Your vet may recommend surgery if your dog has torn their cranial cruciate ligament (CCL/ACL), to help get your pooch up and running again. Today our Cave Creek vets talk about the three common kinds of ACL surgeries for dogs.
ACL Injuries & Your Dog's Knees
In order for your dog's knees to stay pain-free and healthy, you have to give them an active lifestyle.
While there is a variety of high-quality dog foods and supplements available that could help your dog's joints stay in optimal condition, cruciate injuries (also known as ACL injuries) can occur without warning and make your dog very uncomfortable.
A Dog's Cranial Cruciate Ligament
The cranial cruciate ligament (CCL, ACL, or cruciate) is one of two ligaments in your dog's leg that works to connect the shin bone to the thigh bone and allow for proper movement of the knee.
Injury leading to knee pain that stems from a torn ACL can occur suddenly during exercise, but will often gradually develop over a period of time. If your pooch has an injured cruciate and continues to jump, run and play then the injury is likely to become much more severe and symptoms will become more painful and pronounced.
Causes of Knee Pain in Dogs
When your dog has a torn ACL, the pain comes from instability in the knee and a movement called 'tibial thrust'.
Tibial thrust is a sliding motion caused by the transmission of weight up your dog's shin bone (tibia) and across the knee, causing the tibia to “thrust” forward in relation to the dog's thigh bone (femur). This forward thrust movement happens because the top of the tibia is sloped, and your pup's injured ACL is unable to prevent the unwanted movement from occurring.
Signs & Symptoms of ACL Injuries in Dogs
If your pooch has an injured ACL, they will be suffering from knee pain and probably won't be able to walk or run normally. Other symptoms your dog may develop includes:
- Stiffness following exercise
- Difficulties rising up off of the floor
- Limping in their hind legs
ACL Surgery Treatments For Dogs
Normally, ACL injuries can't heal on their own. If your dog is exhibiting signs of a torn ACL you need to take them to the vet as quickly as possible to have the issue diagnosed, so it can be treated before other more painful and serious symptoms arise.
In order to get your dog back to their usual active lifestyle, your vet will probably recommend one of three surgeries to help treat your dog's torn ACL.
ELSS / ECLS - Extracapsular Lateral Suture Stabilization
Generally, this form of ACL surgery is conducted to help treat dogs that weigh under 50 pounds and works by preventing tibial thrust with a surgically placed suture. The suture stabilizes your pup's knee by pulling the joint tight and preventing the front-to-back sliding of the tibia so that the ACL has time to heal, and the muscles surrounding the knee have an opportunity to regain their strength. Usually, ELSS surgery is relatively quick and not complicated with a good success rate among smaller dogs.
TPLO - Tibial Plateau Leveling Osteotomy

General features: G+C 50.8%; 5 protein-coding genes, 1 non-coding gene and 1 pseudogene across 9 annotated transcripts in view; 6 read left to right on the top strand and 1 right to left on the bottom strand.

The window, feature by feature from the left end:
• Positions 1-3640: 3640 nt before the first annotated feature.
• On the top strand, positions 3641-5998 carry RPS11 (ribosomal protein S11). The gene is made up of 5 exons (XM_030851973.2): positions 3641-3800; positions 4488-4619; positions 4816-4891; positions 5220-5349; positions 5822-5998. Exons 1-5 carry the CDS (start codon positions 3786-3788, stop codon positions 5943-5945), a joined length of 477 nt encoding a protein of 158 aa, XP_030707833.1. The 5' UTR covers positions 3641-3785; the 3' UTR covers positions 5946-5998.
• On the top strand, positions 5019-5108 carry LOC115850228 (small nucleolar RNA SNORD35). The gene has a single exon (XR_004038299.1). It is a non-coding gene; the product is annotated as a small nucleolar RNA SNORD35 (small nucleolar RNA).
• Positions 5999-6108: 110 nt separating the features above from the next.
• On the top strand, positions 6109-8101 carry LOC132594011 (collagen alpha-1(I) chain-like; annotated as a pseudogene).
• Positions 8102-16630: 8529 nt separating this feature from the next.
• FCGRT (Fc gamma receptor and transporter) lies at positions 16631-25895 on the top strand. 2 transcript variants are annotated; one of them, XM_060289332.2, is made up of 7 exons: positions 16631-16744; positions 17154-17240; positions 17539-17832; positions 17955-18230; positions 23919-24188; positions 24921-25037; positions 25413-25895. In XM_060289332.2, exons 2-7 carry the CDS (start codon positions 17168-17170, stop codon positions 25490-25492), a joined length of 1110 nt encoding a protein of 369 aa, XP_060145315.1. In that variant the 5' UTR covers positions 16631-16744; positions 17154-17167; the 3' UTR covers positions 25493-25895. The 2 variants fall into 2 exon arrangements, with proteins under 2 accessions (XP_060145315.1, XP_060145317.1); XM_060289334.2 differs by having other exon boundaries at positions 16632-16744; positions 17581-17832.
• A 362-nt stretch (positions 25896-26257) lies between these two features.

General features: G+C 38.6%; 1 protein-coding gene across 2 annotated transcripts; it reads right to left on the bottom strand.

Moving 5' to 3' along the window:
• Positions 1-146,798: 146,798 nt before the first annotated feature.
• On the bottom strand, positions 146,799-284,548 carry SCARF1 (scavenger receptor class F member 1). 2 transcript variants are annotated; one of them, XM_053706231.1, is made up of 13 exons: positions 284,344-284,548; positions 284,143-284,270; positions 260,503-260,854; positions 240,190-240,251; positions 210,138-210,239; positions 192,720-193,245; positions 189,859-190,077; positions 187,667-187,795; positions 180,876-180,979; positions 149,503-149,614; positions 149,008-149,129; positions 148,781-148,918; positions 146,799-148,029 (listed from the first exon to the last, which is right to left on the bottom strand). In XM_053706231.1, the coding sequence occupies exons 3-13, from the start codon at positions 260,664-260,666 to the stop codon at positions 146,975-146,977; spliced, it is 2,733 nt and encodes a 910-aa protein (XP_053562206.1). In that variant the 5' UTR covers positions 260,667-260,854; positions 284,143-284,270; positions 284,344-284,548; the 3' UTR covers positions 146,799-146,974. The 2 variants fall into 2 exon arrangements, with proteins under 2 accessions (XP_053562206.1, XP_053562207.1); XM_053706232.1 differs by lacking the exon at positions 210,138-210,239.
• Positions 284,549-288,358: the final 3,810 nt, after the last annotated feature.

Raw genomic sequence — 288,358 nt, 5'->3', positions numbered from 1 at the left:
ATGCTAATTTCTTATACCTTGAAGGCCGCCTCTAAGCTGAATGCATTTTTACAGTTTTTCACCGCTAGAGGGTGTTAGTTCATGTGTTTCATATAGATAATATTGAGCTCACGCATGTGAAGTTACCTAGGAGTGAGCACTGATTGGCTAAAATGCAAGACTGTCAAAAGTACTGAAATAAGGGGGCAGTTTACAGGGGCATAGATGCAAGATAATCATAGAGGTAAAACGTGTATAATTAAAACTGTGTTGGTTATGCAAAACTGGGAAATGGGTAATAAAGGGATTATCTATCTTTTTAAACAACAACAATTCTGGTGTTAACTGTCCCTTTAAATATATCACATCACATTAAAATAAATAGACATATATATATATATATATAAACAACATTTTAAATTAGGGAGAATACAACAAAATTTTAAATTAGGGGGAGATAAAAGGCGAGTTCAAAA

TPLO is more complicated than ELSS surgery but it's generally highly successful at treating dogs with ACL injuries. The goal of this surgery is to reduce tibial thrust without relying on the dog's ACL. The procedure involves making a complete cut through the top of the tibia (the tibial plateau), then rotating the tibial plateau in order to change its angle. Then a metal plate is added to help keep the cut bone stable as it heals. Your dog's leg will gradually heal and become stronger over the course of several months.
TTA - Tibial Tuberosity Advancement
TTA is similar to TPLO but isn't usually used as often to treat dogs that have ACL injuries. This knee surgery consists of surgically separating the front part of the tibia from the rest of the bone, then adding a spacer between the two sections to move the front section up and forward. This helps to prevent much of the tibia thrust movement from occurring. A bone plate will be attached to hold the front section of the tibia in its correct position until the bone has had sufficient time to heal. Dogs with a steep tibial plateau (angle of the top section of the tibia) are excellent candidates for this type of ACL surgery.
The Right ACL Surgery For Your Dog
Your vet will determine the best ACL surgery for your dog by conducting a comprehensive assessment of your canine's knee including the geometry and movement of the limb. When making the decision your veterinarian will also take your dog's size, weight, age, and lifestyle into consideration.
Recovery Time For Dogs After ACL Surgery
It doesn't matter which surgery is used for your dog's ACL injury, it's still a long healing process. Lots of dogs that have had TPLO surgery are able to walk approximately 24 hours after their procedure but, a full recovery and a return to normal activities could take 12 - 16 weeks or more. It is very important to carefully follow the post-operative instructions your vet has provided you with so your pooch can recover as fast and safely as possible without risking re-injury. Allowing your dog to return to an active lifestyle too soon after surgery could lead to injuring the knee all over again.
Note: The advice provided in this post is intended for informational purposes and does not constitute medical advice regarding pets. For an accurate diagnosis of your pet's condition, please make an appointment with your vet.